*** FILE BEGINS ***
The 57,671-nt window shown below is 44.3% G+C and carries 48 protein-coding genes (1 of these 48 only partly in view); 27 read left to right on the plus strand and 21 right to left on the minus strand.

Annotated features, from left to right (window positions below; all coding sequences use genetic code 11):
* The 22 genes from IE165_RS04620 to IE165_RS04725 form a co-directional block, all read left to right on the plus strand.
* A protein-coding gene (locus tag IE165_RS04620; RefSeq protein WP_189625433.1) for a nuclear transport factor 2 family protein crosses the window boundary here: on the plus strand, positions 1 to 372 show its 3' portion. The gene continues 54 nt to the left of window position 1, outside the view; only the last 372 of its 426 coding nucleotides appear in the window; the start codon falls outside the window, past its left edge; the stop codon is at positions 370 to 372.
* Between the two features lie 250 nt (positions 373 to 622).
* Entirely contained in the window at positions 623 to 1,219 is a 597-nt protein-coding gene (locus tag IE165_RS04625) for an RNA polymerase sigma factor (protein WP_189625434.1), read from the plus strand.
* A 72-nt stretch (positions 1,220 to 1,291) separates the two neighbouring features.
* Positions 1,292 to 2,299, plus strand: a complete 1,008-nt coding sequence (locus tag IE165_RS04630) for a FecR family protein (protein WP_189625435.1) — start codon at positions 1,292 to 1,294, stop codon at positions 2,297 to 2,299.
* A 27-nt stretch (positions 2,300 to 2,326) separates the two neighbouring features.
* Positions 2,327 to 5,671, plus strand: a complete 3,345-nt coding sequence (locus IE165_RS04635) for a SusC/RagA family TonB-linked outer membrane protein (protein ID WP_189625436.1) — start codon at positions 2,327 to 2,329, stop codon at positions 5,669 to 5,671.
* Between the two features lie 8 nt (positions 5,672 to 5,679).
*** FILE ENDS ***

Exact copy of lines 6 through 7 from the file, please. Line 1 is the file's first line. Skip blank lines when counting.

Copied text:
* Entirely contained in the window at positions 623 to 1,219 is a 597-nt protein-coding gene (locus tag IE165_RS04625) for an RNA polymerase sigma factor (protein WP_189625434.1), read from the plus strand.
* A 72-nt stretch (positions 1,220 to 1,291) separates the two neighbouring features.